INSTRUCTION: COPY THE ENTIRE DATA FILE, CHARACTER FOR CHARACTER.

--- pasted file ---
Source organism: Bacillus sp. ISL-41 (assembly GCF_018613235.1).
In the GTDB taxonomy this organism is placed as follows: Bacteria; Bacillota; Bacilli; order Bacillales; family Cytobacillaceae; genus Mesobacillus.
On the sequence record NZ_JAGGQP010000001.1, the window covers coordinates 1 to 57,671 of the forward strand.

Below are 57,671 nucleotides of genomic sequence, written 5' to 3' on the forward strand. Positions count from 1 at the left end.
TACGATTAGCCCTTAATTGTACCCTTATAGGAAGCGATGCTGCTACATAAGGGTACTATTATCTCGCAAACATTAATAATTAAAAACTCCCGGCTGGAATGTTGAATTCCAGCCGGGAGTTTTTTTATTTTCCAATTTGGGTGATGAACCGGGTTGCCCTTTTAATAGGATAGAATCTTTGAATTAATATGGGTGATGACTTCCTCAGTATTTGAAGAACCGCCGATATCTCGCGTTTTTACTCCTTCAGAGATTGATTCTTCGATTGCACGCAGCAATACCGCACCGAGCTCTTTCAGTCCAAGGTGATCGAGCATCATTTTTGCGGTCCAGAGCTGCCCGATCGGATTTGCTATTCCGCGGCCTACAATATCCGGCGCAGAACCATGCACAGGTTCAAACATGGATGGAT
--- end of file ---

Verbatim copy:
Source organism: Bacillus sp. ISL-41 (assembly GCF_018613235.1).
In the GTDB taxonomy this organism is placed as follows: Bacteria; Bacillota; Bacilli; order Bacillales; family Cytobacillaceae; genus Mesobacillus.
On the sequence record NZ_JAGGQP010000001.1, the window covers coordinates 1 to 57,671 of the forward strand.

Below are 57,671 nucleotides of genomic sequence, written 5' to 3' on the forward strand. Positions count from 1 at the left end.
TACGATTAGCCCTTAATTGTACCCTTATAGGAAGCGATGCTGCTACATAAGGGTACTATTATCTCGCAAACATTAATAATTAAAAACTCCCGGCTGGAATGTTGAATTCCAGCCGGGAGTTTTTTTATTTTCCAATTTGGGTGATGAACCGGGTTGCCCTTTTAATAGGATAGAATCTTTGAATTAATATGGGTGATGACTTCCTCAGTATTTGAAGAACCGCCGATATCTCGCGTTTTTACTCCTTCAGAGATTGATTCTTCGATTGCACGCAGCAATACCGCACCGAGCTCTTTCAGTCCAAGGTGATCGAGCATCATTTTTGCGGTCCAGAGCTGCCCGATCGGATTTGCTATTCCGCGGCCTACAATATCCGGCGCAGAACCATGCACAGGTTCAAACATGGATGGAT